Justice Secretary Michael Matheson has thanked the country’s mountain rescue teams, including that of the Cairngorms, for the hard work being done by their volunteers.
Mr Matheson said: "In the last week volunteer teams have assisted stranded motorists, emergency services and essential workers, as the recent snow has caused considerable disruption around the country.
"But, since December, teams have also been involved in a number of challenging search and rescues, assisting those in trouble in Scotland’s mountains, in heavy snow and strong winds, maximising survival chances and saving lives. As a former mountain rescue volunteer, I have seen the conditions they face first hand and am particularly grateful for their efforts this winter.
"I want to take this opportunity to remind anyone considering walking, climbing or taking part in any other activities in the mountains and hills, at any time of the year, to take proper care and follow best available advice, so that the lives of our dedicated volunteers are not put at risk unnecessarily.
"Although we are entering Spring, currently, conditions are such that anyone without an extremely high skill set, detailed knowledge of the terrain, and all the necessary equipment, should not even consider venturing out. To ignore best advice, and to set off regardless, can unwittingly put our dedicated volunteers lives at risk."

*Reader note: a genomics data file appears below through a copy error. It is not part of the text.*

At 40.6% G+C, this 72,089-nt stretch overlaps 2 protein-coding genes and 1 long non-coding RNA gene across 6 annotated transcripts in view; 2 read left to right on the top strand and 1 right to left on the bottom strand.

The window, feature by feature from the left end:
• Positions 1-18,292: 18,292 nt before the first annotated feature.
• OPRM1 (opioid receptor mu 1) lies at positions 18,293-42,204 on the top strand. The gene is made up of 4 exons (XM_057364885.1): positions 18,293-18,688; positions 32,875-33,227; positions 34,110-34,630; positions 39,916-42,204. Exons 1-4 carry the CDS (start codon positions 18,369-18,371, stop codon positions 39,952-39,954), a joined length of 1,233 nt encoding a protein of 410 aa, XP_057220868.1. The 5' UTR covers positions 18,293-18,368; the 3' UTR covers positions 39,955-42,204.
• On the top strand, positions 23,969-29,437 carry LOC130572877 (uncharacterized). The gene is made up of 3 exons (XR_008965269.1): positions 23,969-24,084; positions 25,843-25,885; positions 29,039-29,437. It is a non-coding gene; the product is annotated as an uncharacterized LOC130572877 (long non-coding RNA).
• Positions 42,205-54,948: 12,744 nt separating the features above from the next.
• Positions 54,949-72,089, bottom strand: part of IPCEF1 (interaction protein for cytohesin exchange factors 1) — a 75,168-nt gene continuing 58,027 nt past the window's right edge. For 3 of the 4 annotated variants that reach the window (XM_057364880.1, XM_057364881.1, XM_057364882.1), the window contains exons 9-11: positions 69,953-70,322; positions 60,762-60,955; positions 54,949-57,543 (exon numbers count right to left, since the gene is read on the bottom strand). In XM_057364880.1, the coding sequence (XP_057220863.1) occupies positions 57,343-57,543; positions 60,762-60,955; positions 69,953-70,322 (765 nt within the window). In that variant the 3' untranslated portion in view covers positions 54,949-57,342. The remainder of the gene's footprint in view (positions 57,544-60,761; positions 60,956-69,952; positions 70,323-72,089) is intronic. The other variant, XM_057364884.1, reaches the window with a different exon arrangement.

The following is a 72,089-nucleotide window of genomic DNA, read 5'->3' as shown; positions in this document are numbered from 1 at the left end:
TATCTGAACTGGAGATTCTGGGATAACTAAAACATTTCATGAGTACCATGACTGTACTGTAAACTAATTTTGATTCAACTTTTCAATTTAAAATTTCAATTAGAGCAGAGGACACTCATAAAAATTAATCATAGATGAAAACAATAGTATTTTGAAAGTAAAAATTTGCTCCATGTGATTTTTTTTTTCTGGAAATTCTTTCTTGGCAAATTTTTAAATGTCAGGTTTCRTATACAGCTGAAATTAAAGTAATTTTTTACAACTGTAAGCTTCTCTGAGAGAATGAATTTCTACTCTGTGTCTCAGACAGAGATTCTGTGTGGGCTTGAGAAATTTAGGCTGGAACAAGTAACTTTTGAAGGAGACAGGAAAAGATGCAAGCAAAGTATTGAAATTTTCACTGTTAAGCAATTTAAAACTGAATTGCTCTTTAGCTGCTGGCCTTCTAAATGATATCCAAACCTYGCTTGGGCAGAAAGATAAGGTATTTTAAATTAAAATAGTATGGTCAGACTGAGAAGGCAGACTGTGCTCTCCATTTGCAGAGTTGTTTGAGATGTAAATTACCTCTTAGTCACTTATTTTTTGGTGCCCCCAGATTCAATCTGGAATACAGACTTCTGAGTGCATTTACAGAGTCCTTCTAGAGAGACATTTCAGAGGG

Scotland’s weather can be challenging, and very changeable, especially on high ground, yet simple precautions and good equipment could greatly reduce the risks of misadventure and accident.
Top mountain safety tips include:
•Check the weather forecast and avalanche information service, and change your plans if necessary. Relevant information can be obtained from Scottish Avalanche Information Service at sais.gov.uk, the Met Office and Mountain Weather Information Service
•Leave a note with details of your route and when you expect to return
•Have an alternative plan in case weather conditions worsen
•Have all the appropriate equipment, including ice axe and crampons if conditions demand it
•Carry a compass and map and know how to use it. Don’t rely on GPS
•Attend a winter mountaineering course to brush up on your skills
•Read up about the risk of avalanche and how to spot the warning signs.
Mr Matheson pointed out that this year the Scottish Government is providing a certain amount of funding to help ensure the safety of mountain users, namely a £312,000 annual grant for voluntary mountain rescue teams and £1,312,400 through sportscotland.